The Unfortunate Expiration of Mr. David S. Sparks – William F. Aicher
The Unfortunate Expiration of Mr. David S Sparks is a thought-provoking and unpredictable search for answers amidst a post-apocalyptic world that has witnessed devastation from chemical warfare. The surviving factions have deep divisions and a polarised belief of what life and society’s recovery should look like. Within this environment, David Sparks awakens in a grassy field with no memory, no sense of who or what he is, and is immediately confronted with a man wielding a chainsaw, who saves him from a snake. They strike up a connection and decide to travel together to Plasticity, the man is known as Calvin the Preservationist. In complete contrast are the more dominant and powerful Progressives, who continue to use science and technology to its full extent, and have built cities, such as Plasticity, on the sea after the chemical wars wiped out the ability to live on the land. The stakes of repeating old failures are high enough for each side to want to eradicate the other, which illustrates man’s inability to live without conflict, and the ongoing contention whether technology has a price that’s too high to bear!
David Sparks is a wonderfully developed character that enables the reader to feel the frustration of memory loss, moments of fleeting memory, and the sense of confusion around trust and existence. We are even unsure if David is human, Android, hybrid, mutation or a consciousness that exists in the communications network? The person he forges the closest feelings for, Rosa, leans in and whispers in David’s ear
“Just believe us when we tell you, right now, you’re the most important man in the world.”
David interacts with each opposing faction, each manipulating, each believing him to be their man. Both the Progressives and the Preservationists are suspicious but need to keep him alive to achieve their goals, and he just wants his memories back. Some snippets of memories suggest a different world and family that is so alien to his current predicament that it reminds me a lot of Total Recall and the conscious and subconscious disassociation, with flashes of unsolicited memories.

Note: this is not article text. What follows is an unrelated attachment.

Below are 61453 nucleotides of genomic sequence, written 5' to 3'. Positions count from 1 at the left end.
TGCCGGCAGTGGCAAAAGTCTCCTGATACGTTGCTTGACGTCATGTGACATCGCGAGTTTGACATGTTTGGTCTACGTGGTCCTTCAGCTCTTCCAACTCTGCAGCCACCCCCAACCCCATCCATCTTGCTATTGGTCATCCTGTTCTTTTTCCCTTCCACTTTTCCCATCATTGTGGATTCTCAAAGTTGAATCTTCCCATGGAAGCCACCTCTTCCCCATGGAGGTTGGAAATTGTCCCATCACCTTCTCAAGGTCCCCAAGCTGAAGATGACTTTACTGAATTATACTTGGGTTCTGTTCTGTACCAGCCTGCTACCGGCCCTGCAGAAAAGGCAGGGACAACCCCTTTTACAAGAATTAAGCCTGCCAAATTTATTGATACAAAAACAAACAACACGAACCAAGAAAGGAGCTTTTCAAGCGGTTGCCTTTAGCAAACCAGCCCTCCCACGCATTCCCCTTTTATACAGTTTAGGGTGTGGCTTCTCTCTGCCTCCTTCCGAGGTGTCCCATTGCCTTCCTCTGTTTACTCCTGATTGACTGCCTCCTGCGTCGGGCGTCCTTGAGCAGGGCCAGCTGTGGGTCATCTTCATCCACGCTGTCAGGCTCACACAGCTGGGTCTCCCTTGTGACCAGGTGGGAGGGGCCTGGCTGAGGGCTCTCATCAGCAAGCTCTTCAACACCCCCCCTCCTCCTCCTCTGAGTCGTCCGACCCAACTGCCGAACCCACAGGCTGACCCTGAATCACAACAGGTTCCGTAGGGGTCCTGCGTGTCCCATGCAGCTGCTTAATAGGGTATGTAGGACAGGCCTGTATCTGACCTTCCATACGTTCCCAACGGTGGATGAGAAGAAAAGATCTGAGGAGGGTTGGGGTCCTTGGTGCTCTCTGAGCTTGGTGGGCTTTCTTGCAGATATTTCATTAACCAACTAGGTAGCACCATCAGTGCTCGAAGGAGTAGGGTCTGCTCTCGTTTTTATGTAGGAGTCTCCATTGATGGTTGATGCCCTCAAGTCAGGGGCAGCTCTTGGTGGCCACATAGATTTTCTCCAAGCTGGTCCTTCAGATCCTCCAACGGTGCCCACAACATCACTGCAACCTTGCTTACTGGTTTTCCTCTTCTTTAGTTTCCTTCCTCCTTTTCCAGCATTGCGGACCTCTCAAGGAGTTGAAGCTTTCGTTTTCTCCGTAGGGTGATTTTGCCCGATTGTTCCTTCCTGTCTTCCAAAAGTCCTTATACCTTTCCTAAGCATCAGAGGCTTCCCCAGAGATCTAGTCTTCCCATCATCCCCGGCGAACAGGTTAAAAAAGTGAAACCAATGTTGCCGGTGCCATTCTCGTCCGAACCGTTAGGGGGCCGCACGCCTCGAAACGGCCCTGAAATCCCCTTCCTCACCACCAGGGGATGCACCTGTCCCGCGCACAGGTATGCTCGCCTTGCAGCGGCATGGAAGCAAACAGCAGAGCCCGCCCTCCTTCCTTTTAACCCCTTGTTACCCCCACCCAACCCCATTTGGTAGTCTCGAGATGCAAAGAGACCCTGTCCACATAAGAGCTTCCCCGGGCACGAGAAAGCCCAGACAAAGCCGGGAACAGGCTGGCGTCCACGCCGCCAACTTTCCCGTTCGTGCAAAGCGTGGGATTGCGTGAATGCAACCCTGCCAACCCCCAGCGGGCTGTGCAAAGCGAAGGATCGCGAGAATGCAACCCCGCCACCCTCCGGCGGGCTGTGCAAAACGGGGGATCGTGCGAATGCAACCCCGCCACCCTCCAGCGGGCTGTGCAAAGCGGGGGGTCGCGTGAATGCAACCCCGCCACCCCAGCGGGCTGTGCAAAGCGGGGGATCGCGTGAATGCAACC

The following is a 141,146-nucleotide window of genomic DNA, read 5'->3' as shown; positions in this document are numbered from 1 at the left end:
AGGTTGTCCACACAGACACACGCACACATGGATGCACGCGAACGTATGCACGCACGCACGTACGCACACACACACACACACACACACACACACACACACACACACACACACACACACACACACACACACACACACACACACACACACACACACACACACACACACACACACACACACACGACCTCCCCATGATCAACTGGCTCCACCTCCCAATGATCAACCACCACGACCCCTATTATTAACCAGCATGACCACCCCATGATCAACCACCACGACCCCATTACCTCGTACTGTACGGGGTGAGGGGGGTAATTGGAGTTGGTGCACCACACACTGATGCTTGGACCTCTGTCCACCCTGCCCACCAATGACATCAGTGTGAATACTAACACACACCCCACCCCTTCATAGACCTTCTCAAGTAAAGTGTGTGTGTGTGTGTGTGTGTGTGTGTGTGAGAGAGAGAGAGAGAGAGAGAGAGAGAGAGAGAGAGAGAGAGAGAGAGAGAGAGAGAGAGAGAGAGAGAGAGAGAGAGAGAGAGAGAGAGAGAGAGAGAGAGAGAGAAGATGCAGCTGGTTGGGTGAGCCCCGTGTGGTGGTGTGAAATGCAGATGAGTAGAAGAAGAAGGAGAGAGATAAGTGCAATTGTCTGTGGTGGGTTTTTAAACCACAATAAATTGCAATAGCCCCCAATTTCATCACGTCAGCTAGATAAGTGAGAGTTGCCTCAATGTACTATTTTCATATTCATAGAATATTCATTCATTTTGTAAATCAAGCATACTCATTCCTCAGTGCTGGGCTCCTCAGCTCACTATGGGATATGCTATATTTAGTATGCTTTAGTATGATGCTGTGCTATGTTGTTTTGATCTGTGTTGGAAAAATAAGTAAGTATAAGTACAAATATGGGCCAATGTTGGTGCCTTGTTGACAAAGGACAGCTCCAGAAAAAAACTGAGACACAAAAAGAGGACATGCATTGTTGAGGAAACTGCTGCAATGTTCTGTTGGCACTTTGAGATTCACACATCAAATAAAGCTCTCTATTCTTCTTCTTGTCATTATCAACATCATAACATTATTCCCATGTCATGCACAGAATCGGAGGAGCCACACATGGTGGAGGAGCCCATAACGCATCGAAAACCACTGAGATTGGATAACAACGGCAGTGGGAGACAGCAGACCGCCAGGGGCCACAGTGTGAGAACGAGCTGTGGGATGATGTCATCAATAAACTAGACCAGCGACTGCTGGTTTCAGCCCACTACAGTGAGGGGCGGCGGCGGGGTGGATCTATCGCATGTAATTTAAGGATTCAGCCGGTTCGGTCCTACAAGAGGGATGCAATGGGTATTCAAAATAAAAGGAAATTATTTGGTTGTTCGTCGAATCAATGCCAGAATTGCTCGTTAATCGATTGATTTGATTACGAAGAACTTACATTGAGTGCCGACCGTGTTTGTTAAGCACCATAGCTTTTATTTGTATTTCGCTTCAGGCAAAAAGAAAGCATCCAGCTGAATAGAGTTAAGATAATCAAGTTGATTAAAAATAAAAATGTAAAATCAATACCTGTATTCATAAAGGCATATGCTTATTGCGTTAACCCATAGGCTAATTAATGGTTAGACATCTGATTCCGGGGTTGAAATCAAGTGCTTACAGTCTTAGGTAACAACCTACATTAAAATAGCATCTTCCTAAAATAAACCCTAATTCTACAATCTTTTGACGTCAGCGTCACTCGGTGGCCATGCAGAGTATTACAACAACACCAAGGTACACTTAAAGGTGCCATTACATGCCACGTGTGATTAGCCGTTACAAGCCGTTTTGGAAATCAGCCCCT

The storyline has various threads with fragments of plot and revelation provided in each chapter. William Aicher has faith in his readers to piece this together without him having to be mundanely prescriptive. We’re never too sure which aspects of David’s existence are reality, implanted simulation and memories, a dream, or something completely new that we’re about to experience.
There are so many levels on which to appreciate this book, and other aspects for us to consider are how we manage our planet to feed and support its population. How we treat and preserve nature and the notion that without humans, how plant and animal life would flourish. This is not a story that bashes or advocates any principles but is so well written that the reader cannot help but be drawn into the contemplation of how our planet is evolving with science and technology, and using its natural resources. As we develop Artificial Intelligence will AI entities feel human and will they be the best or worst of us. Will they establish love? Maybe love seen only in the context of the absence of loneliness.
This is a compelling and addictive story that I would highly recommend.